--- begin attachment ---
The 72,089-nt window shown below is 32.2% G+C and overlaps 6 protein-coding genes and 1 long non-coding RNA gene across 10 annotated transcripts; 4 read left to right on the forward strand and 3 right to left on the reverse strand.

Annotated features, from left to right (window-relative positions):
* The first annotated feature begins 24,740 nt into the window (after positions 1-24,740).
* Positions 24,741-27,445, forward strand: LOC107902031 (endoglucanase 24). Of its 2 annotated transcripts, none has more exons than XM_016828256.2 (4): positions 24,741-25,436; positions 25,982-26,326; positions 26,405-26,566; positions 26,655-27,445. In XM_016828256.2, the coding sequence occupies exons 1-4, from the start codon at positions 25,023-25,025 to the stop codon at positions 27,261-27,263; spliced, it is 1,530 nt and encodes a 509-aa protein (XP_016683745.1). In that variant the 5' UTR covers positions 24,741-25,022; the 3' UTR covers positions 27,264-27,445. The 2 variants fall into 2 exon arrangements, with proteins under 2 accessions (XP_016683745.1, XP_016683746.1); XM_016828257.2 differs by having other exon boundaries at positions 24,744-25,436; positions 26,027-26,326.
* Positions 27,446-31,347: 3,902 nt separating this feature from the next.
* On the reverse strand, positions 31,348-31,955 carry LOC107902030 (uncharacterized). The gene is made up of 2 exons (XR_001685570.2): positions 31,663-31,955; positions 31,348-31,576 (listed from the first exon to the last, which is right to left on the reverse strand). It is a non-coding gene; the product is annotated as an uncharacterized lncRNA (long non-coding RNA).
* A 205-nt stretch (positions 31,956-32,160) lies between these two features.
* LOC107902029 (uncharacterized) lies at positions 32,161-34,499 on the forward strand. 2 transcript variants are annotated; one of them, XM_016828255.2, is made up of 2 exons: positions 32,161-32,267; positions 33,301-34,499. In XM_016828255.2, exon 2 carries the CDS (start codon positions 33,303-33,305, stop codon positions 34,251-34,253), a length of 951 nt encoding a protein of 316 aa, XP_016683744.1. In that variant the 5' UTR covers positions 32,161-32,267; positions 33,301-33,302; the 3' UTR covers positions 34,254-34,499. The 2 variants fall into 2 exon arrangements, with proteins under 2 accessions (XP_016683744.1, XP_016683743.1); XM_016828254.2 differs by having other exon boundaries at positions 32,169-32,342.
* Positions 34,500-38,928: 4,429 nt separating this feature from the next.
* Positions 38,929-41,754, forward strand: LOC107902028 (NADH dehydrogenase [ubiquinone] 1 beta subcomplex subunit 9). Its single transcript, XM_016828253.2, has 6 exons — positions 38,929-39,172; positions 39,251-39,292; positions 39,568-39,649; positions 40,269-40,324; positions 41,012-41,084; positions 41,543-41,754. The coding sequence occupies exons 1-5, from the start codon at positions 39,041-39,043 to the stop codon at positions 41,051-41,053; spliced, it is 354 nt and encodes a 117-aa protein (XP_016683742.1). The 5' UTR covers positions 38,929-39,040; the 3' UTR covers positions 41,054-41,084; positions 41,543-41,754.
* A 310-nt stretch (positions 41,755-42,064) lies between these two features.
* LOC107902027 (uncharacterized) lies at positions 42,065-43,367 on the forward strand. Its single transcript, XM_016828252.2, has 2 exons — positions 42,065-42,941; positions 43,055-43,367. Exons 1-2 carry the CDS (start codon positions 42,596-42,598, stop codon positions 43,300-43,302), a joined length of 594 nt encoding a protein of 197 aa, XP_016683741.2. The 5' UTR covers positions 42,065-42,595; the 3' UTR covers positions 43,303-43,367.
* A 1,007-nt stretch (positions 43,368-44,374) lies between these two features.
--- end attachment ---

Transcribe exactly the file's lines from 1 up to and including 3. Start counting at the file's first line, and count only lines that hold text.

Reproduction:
The 72,089-nt window shown below is 32.2% G+C and overlaps 6 protein-coding genes and 1 long non-coding RNA gene across 10 annotated transcripts; 4 read left to right on the forward strand and 3 right to left on the reverse strand.

Annotated features, from left to right (window-relative positions):
* The first annotated feature begins 24,740 nt into the window (after positions 1-24,740).